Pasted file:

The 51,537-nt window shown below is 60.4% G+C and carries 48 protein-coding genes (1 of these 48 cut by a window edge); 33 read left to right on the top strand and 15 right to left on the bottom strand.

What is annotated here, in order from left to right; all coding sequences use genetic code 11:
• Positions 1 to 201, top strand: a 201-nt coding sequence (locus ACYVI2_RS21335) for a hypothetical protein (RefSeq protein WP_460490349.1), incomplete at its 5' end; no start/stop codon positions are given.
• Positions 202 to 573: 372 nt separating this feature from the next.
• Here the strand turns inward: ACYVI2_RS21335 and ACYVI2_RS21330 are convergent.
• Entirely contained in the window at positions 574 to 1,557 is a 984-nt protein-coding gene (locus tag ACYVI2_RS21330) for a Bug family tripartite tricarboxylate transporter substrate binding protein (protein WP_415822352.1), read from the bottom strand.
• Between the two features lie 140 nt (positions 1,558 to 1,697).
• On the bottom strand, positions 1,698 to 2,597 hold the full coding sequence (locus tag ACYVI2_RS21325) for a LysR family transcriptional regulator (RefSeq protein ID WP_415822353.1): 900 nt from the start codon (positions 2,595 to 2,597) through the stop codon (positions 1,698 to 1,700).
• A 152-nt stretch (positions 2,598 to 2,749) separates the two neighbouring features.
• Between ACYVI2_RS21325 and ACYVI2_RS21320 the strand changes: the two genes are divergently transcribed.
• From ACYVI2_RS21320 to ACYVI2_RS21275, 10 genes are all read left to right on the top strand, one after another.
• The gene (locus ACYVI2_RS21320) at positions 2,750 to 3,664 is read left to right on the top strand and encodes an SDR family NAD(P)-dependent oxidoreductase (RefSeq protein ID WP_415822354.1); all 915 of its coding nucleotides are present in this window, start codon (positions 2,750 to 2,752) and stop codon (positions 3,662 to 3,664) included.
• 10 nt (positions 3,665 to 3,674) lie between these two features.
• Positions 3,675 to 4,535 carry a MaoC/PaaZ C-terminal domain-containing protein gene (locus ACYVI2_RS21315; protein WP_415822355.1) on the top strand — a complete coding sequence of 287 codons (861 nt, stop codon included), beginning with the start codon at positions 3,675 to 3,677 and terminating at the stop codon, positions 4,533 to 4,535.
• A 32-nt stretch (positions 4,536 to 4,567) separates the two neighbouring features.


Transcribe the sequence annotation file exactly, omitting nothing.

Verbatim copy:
The 51,537-nt window shown below is 60.4% G+C and carries 48 protein-coding genes (1 of these 48 cut by a window edge); 33 read left to right on the top strand and 15 right to left on the bottom strand.

What is annotated here, in order from left to right; all coding sequences use genetic code 11:
• Positions 1 to 201, top strand: a 201-nt coding sequence (locus ACYVI2_RS21335) for a hypothetical protein (RefSeq protein WP_460490349.1), incomplete at its 5' end; no start/stop codon positions are given.
• Positions 202 to 573: 372 nt separating this feature from the next.
• Here the strand turns inward: ACYVI2_RS21335 and ACYVI2_RS21330 are convergent.
• Entirely contained in the window at positions 574 to 1,557 is a 984-nt protein-coding gene (locus tag ACYVI2_RS21330) for a Bug family tripartite tricarboxylate transporter substrate binding protein (protein WP_415822352.1), read from the bottom strand.
• Between the two features lie 140 nt (positions 1,558 to 1,697).
• On the bottom strand, positions 1,698 to 2,597 hold the full coding sequence (locus tag ACYVI2_RS21325) for a LysR family transcriptional regulator (RefSeq protein ID WP_415822353.1): 900 nt from the start codon (positions 2,595 to 2,597) through the stop codon (positions 1,698 to 1,700).
• A 152-nt stretch (positions 2,598 to 2,749) separates the two neighbouring features.
• Between ACYVI2_RS21325 and ACYVI2_RS21320 the strand changes: the two genes are divergently transcribed.
• From ACYVI2_RS21320 to ACYVI2_RS21275, 10 genes are all read left to right on the top strand, one after another.
• The gene (locus ACYVI2_RS21320) at positions 2,750 to 3,664 is read left to right on the top strand and encodes an SDR family NAD(P)-dependent oxidoreductase (RefSeq protein ID WP_415822354.1); all 915 of its coding nucleotides are present in this window, start codon (positions 2,750 to 2,752) and stop codon (positions 3,662 to 3,664) included.
• 10 nt (positions 3,665 to 3,674) lie between these two features.
• Positions 3,675 to 4,535 carry a MaoC/PaaZ C-terminal domain-containing protein gene (locus ACYVI2_RS21315; protein WP_415822355.1) on the top strand — a complete coding sequence of 287 codons (861 nt, stop codon included), beginning with the start codon at positions 3,675 to 3,677 and terminating at the stop codon, positions 4,533 to 4,535.
• A 32-nt stretch (positions 4,536 to 4,567) separates the two neighbouring features.